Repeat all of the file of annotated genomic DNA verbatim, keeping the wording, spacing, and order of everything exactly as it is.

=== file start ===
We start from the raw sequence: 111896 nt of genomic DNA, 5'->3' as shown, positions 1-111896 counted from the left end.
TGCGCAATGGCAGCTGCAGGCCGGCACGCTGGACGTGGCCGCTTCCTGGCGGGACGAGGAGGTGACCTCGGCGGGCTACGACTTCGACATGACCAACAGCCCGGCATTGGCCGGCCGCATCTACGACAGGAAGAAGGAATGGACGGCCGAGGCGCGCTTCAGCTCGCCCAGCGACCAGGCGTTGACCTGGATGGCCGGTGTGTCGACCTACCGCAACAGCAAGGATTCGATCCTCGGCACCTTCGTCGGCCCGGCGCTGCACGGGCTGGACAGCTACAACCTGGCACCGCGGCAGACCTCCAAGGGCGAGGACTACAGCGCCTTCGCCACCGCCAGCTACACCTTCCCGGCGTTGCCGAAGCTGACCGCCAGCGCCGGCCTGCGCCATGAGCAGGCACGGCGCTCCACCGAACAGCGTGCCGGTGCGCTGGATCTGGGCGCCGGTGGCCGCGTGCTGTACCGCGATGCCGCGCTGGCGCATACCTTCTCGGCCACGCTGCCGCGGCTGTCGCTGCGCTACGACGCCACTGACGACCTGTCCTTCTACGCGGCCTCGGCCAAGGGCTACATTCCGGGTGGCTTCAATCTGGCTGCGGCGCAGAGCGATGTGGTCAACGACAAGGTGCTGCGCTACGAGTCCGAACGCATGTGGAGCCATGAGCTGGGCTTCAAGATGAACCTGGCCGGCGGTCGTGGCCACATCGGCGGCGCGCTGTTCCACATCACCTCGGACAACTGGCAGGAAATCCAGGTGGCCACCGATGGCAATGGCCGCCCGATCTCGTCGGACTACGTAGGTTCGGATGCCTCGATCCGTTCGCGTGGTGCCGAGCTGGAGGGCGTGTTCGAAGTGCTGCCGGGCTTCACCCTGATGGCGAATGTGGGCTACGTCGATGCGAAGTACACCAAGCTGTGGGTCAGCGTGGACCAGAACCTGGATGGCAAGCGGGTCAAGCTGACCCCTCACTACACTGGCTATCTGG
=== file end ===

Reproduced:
We start from the raw sequence: 111896 nt of genomic DNA, 5'->3' as shown, positions 1-111896 counted from the left end.
TGCGCAATGGCAGCTGCAGGCCGGCACGCTGGACGTGGCCGCTTCCTGGCGGGACGAGGAGGTGACCTCGGCGGGCTACGACTTCGACATGACCAACAGCCCGGCATTGGCCGGCCGCATCTACGACAGGAAGAAGGAATGGACGGCCGAGGCGCGCTTCAGCTCGCCCAGCGACCAGGCGTTGACCTGGATGGCCGGTGTGTCGACCTACCGCAACAGCAAGGATTCGATCCTCGGCACCTTCGTCGGCCCGGCGCTGCACGGGCTGGACAGCTACAACCTGGCACCGCGGCAGACCTCCAAGGGCGAGGACTACAGCGCCTTCGCCACCGCCAGCTACACCTTCCCGGCGTTGCCGAAGCTGACCGCCAGCGCCGGCCTGCGCCATGAGCAGGCACGGCGCTCCACCGAACAGCGTGCCGGTGCGCTGGATCTGGGCGCCGGTGGCCGCGTGCTGTACCGCGATGCCGCGCTGGCGCATACCTTCTCGGCCACGCTGCCGCGGCTGTCGCTGCGCTACGACGCCACTGACGACCTGTCCTTCTACGCGGCCTCGGCCAAGGGCTACATTCCGGGTGGCTTCAATCTGGCTGCGGCGCAGAGCGATGTGGTCAACGACAAGGTGCTGCGCTACGAGTCCGAACGCATGTGGAGCCATGAGCTGGGCTTCAAGATGAACCTGGCCGGCGGTCGTGGCCACATCGGCGGCGCGCTGTTCCACATCACCTCGGACAACTGGCAGGAAATCCAGGTGGCCACCGATGGCAATGGCCGCCCGATCTCGTCGGACTACGTAGGTTCGGATGCCTCGATCCGTTCGCGTGGTGCCGAGCTGGAGGGCGTGTTCGAAGTGCTGCCGGGCTTCACCCTGATGGCGAATGTGGGCTACGTCGATGCGAAGTACACCAAGCTGTGGGTCAGCGTGGACCAGAACCTGGATGGCAAGCGGGTCAAGCTGACCCCTCACTACACTGGCTATCTGG